Winter Training in the Tucson Desert (Part II)

posted in: Food | 0

Eating

With training seemingly endless hours per day and week, one builds up quite an appetite and even without riding, I already eat a lot.  A good thing for me is that I love to cook so every day would be something different from the day before but I do tend to get into a rut of cooking the same things, just makes it easy I guess.  A few of the best dishes I eat for dinner are as follows:

Homemade Pizza (perhaps my favorite) made with a little bit of rice and oatmeal in the crust for added carbohydrates with plenty of vegies on top with diced chicken or steak.  Perhaps a bit different, I don’t put cheese on my pizza as I don’t eat much dairy, but it is still pretty awesome.

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Chicken or Steak Rice Stir Fry is probably what I tend to eat most as it’s pretty easy and hits all the nutritional requirements pretty well.  I make mine by first grilling the steak or chicken in a frying pan and then sautéing the vegies in the same pan to get the meat flavor further into the dish.  I then add rice and the cut up meat back into the pan with a scrambled egg or two as well as a handful of different spices depending on my taste for the evening.

Chicken or Steak Burritos are another one of my favorites.  In Tucson, tortillas are wicked cheap as well as salsa and avocados so you can make a ton of burritos for pretty cheap.  I’m good at overfilling the tortilla though and often end up with a big plate of burrito stuffing’s.

Did a lot of eating of burritos but not taking pictures of them so this one is an improvised burrito with a homemade tortilla.
Did a lot of eating of burritos but not taking pictures of them so this one is an improvised burrito with a homemade tortilla.

Pancakes are great for breakfast as well as for ride food.  I’ll make mine generally with oats, perhaps some rice, eggs, cut up bananas and apples, and topped with peanut butter and jelly when I’m not at home with pure homemade maple syrup.

Hardy Vegetables are a good source of carbs, not from grains, and a good source of nutrients.  One of my favorites is sweet potatoes made any which way including: hash brown style for b-fast, roasted sweet potatoe fries (best on the grill), mashed sweet potatoes with sautéed vegies and ham (pictured below), and baked in the microwave is good for on the go with some maple syrup or brown sugar.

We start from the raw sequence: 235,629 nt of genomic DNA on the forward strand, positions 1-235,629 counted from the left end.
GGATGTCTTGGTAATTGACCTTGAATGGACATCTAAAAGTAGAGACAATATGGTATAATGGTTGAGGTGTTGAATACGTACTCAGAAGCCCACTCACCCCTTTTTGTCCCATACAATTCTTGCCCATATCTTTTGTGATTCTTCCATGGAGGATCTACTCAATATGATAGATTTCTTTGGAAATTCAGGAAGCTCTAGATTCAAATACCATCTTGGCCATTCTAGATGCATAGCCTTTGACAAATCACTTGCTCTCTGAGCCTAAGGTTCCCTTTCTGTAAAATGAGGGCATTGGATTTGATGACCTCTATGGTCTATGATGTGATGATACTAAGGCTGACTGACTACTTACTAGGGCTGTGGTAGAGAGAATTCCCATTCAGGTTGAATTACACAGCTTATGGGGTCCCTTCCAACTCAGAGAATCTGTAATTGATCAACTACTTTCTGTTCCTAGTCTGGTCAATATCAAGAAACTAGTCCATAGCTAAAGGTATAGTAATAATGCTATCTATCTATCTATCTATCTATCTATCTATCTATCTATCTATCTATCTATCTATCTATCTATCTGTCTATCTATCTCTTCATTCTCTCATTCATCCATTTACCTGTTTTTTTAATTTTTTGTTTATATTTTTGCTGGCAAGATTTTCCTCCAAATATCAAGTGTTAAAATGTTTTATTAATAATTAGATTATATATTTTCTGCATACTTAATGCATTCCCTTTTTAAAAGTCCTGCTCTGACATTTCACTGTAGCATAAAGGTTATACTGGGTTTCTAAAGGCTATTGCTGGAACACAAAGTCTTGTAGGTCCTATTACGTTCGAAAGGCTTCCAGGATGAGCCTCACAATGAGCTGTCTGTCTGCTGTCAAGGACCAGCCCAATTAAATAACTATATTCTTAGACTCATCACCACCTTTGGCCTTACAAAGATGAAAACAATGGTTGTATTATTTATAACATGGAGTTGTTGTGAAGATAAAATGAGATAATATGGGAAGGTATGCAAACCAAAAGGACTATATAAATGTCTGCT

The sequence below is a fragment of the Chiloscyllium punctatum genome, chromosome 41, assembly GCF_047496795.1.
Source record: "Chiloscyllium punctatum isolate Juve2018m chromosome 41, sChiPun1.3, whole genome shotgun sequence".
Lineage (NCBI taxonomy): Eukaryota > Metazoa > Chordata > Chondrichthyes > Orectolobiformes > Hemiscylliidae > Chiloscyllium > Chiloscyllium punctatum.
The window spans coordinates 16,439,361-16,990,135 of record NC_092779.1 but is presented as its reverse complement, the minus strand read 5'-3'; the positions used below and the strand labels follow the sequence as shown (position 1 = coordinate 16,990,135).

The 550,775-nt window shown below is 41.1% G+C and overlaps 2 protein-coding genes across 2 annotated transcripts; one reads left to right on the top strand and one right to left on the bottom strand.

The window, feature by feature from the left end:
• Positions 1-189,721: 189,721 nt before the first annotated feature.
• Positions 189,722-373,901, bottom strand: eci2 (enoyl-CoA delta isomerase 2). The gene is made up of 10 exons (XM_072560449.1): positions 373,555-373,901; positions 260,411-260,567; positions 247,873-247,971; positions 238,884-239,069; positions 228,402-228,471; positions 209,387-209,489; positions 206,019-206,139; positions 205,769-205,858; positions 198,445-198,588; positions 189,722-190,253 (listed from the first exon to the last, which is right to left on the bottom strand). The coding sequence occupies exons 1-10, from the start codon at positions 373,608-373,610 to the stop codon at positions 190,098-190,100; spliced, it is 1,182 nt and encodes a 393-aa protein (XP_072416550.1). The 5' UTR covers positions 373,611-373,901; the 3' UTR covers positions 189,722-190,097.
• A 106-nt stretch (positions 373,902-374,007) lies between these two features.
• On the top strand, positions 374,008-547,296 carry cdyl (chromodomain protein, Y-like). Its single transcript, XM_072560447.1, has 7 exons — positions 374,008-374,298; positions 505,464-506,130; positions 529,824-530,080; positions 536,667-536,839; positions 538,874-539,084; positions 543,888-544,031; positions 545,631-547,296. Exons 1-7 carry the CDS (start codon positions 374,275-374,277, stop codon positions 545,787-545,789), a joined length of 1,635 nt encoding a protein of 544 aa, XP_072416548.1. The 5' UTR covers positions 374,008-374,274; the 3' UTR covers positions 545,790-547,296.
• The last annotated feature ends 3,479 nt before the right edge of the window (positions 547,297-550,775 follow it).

Squash, sweet potatoes, with Brussels sprouts.
Squash, sweet potatoes, with Brussels sprouts.

Salads are also a big part of my diet especially in the pre-season as slimming down a few pounds always helps that power-to-weight ratio.  Lots of good toppings is key along with a good salad dressing.  If your salad is bland, you’re not going to want to eat it every day.  Also, spinach is favored over lettuce as it’s more nutrient dense.

Winter Training in the Tucson Desert (Part I)

posted in: Adventures, Cycling, Training | 0

Every winter many pro cyclists head to that of a warmer climate and here in North America, one of the places frequented is Tucson, Arizona.  Having spent all of my past pre-seasons in central Pennsylvania I was eager to get to someplace new, to escape the cold, and just have people to ride with every day.  The past month and a half can be categorized into three parts: training, eating, and recovering (which will each have its’ own post to keep things short).  It can seem to be a bit monotonous, but approaching each one differently everyday can keep things interesting.

Twilight from River Path
Twilight from River Path

Training:

Normally the first two months or so of training is a “base” period where hours are spent just riding, not at a hard pace, but just endurance and sometimes coupled with endurance strength intervals.  Following this is a “build” period with more structured intervals at a higher intensity closer to that seen in races.  This is a great approach to a solid season but when your first race is in February, things have to be adapted a bit.  Tucson is pretty good for endurance rides, higher intensity group rides (the shoot-out) and endless intervals on Mt. Lemmon (A 27 mile climb to 8000+ feet).  So with these assets, a full pre-season can be fit into a month and a half, hopefully, we’ll see how the first race goes…

Redington Pass
Redington Pass

To mix it up there are some sweet places to ride, perhaps a list of “must rides” if ever in Tucson: Redington Pass (pretty gnarly on a road bike), Mt. Lemmon(what most people come for), Mission Road to Madera Canyon(the shoot-out), and Kitts Peak(a 115+mile ride to a solid climb up to an observatory).  I’m more of a get out into the middle of nowhere and ride as if it’s more of an adventure than training so these rides do an alright job of that but Redington Pass in particular gets you out into the middle of nowhere.  Getting there however, and around Tucson for the most part, requires riding on busy roads with lots of traffic.  Something I’ll never get used to, but there are numerous bike lanes and a handful of pretty good bike paths, but riding in rural PA and New York will always be some of the best riding I’ve done.

In the future, I’ll battle the cold for great riding, and not having a full winter is lame with no downhill skiing, cross country skiing, and hockey for great cross training but to get quality time in on the bike, Tucson is the place to go.

 

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